Magazine

Why poke fun at Charles Dickens?

  • 11 November 2010
  • From the section Magazine
Oliver Twist
Scenes from Oliver Twist are instantly recognisable

Charles Dickens is a genuine national treasure, his works read by millions and the television adaptations usually ratings hits. But his novels and characters are also ripe for satire, says Gareth Edwards.

We love Charles Dickens. The narrow fog-bound streets full of urchins; the kind-hearted impecunious clerks; the hard-hearted skinflints; Twist, Scrooge, Pickwick, all are woven into the fabric of our national subconscious.

Long before soap operas and sit-coms his novels, in their weekly or monthly instalments, had tens of thousands of fans laughing, crying and waiting for the next episode. Charles Dickens is part of the British soul.

One of the most surprising things about Dickens is that he's still funny. Humour doesn't always keep well, and while a lot of Shakespeare's jokes have passed their sell-by date, a well-crafted Dickens joke can still make us laugh out loud.

My personal favourite is in A Christmas Carol where he writes that Scrooge's large house was so out of place in its narrow street that "it must have run there when it was a young house playing at hide and seek with other houses, and forgotten its way out again".

His turns of phrase, his characters' absurdities, his comic set-pieces still have real comic life.

Part of the secret of his durability must be that each generation re-invents Charles Dickens in its own image.

BBC1's recent gritty detective drama version of Bleak House and the same channel's scandal and debt-strewn Little Dorrit tell us as much about the 21st Century as the 19th.

Similarly, Roman Polanski's 2005 Oliver features the hanging of a troubled, victimised Fagin and the mental scarring of the abused Artful Dodger, when 40 years earlier both of them got to dance off into the sunset in the more innocent 60s musical. Time and again we re-discover him, and find that he has something particular to say to us.

That's because Dickens wrote about ordinary human lives faced by extremes. Extremes of poverty; extremes of cruelty; extremes of harshness. He was drawn to the subject because he felt he lived in a time of extremes and this made him anxious because he was above all a fundamentalist moderate.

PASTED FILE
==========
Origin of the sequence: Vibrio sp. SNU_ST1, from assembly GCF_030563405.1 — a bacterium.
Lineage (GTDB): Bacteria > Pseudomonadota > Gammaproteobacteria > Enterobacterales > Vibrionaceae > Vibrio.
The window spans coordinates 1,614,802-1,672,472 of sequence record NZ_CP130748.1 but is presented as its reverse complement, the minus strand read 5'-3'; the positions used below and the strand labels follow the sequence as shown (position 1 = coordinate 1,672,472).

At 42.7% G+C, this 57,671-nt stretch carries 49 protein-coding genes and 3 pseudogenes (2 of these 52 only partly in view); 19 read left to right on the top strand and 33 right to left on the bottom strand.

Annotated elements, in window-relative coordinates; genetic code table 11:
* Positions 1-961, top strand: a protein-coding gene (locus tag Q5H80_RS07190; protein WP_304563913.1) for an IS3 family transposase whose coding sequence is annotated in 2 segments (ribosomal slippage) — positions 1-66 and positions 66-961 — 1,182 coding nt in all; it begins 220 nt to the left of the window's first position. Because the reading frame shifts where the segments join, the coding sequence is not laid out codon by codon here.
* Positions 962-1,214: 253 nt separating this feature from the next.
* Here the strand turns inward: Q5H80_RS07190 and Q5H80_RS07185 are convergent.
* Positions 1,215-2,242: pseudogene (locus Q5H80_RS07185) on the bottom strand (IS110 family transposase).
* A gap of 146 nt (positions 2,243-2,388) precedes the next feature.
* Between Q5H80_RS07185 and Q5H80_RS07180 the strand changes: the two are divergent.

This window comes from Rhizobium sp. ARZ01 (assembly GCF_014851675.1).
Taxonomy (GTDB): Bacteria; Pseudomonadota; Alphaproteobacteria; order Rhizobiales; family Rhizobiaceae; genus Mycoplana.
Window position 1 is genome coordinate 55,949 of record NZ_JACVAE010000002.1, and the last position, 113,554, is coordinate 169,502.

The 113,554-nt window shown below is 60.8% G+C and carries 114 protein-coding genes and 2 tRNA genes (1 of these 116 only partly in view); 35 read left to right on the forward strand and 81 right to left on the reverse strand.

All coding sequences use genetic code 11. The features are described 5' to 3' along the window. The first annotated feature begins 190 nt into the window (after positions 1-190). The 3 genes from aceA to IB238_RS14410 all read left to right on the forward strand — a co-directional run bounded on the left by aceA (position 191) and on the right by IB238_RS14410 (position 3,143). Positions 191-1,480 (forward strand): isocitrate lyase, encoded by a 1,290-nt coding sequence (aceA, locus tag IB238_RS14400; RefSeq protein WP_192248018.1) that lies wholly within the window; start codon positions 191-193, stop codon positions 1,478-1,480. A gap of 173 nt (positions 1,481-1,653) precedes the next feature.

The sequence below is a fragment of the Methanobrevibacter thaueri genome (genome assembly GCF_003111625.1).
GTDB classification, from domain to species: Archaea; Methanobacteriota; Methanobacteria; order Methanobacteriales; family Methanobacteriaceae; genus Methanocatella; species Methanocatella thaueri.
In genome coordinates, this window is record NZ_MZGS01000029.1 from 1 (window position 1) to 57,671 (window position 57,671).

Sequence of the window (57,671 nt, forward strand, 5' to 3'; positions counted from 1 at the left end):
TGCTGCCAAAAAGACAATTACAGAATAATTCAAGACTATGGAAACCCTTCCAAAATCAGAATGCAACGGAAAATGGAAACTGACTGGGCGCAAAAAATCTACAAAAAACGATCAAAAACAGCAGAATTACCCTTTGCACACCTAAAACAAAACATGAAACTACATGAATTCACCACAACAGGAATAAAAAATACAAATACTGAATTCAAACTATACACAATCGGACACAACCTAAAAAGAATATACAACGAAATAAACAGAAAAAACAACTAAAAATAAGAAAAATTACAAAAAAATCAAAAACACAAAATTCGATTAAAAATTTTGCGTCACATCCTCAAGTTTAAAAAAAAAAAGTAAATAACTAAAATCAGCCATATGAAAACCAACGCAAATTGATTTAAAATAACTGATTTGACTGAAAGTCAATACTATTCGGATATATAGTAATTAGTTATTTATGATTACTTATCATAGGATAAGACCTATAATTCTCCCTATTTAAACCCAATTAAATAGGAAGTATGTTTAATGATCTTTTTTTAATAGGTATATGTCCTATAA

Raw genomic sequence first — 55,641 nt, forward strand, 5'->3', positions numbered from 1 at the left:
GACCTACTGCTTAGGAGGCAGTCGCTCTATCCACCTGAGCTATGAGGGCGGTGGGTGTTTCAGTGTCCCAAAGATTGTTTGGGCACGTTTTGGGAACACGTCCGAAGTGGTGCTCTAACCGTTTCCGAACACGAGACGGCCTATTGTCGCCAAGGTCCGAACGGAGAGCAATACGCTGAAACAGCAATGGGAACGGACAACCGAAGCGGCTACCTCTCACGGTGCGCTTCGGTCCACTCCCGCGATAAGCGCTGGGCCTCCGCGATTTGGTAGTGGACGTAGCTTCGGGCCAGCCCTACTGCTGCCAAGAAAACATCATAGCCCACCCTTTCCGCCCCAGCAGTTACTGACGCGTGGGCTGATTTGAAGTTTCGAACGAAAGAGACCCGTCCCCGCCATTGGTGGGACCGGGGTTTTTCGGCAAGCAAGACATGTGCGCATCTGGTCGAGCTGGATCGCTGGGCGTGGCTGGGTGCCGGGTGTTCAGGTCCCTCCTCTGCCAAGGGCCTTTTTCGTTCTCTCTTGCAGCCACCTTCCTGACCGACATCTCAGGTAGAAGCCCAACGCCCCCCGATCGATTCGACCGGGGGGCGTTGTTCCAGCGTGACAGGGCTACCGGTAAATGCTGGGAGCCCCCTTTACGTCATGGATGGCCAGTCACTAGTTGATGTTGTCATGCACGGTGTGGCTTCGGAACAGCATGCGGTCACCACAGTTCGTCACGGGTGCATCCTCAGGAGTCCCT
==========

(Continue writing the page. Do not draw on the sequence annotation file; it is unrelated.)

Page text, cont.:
He wanted people to have the space to live their lives away from the crushing forces of greed, selfishness and dogma. He wasn't opposed to any one form of government, or any one social injustice.

He was opposed to inhumanity, and this is invariably the target of his satire. Dickens is on our side, laughing with us at the inhumane, the faceless, the authoritarian, and it makes us warm to him time and again.

But while we love him for that, being opposed to inhumanity isn't a particularly risky position for a novelist, and from the moment people began to laugh with Dickens they have also been laughing at him.

Uncle Charlie

His contemporary Anthony Trollope nicknamed him Mr Popular Sentiment - "a very powerful man, and perhaps not the less so that his good poor people are so very good; his hard rich people so very hard".

Oscar Wilde wrote of The Old Curiosity Shop that "one must have a heart of stone to read the death of little Nell without laughing".

Matthew Kelly in Bleak House
Some characters are ripe for caricature

Over the years everyone from Lenin to The Muppets have had a laugh at Dickens' expense, and Radio 4's Bleak Expectations is the latest in that long tradition. Just as Dickens gets reinvented by each new generation, so each new generation feels the urge to find a new way to have a bit of a go at him.

But while a work like Bleak Expectations seemingly takes delight in dismantling that cosy Dickensian world, it also takes delight in inhabiting it.

The streets and homes of Dickens's world are so familiar to us, its ways so reassuring, that to joke about it feels like joking about a friendly uncle. It's a laughter full of affection, as if while we are laughing at him, we feel Dickens himself might very well enjoy the joke too.

Maybe Dickens would enjoy the fact that we don't see him as a sour-faced monolithic cultural institution. We see him as member of the family, someone who might enjoy not being taken too seriously.

And maybe that's a part of why we still love Dickens - because we know Dickens loves us enough not to begrudge us a laugh at his expense.

Gareth Edwards is a comedy producer for BBC Radio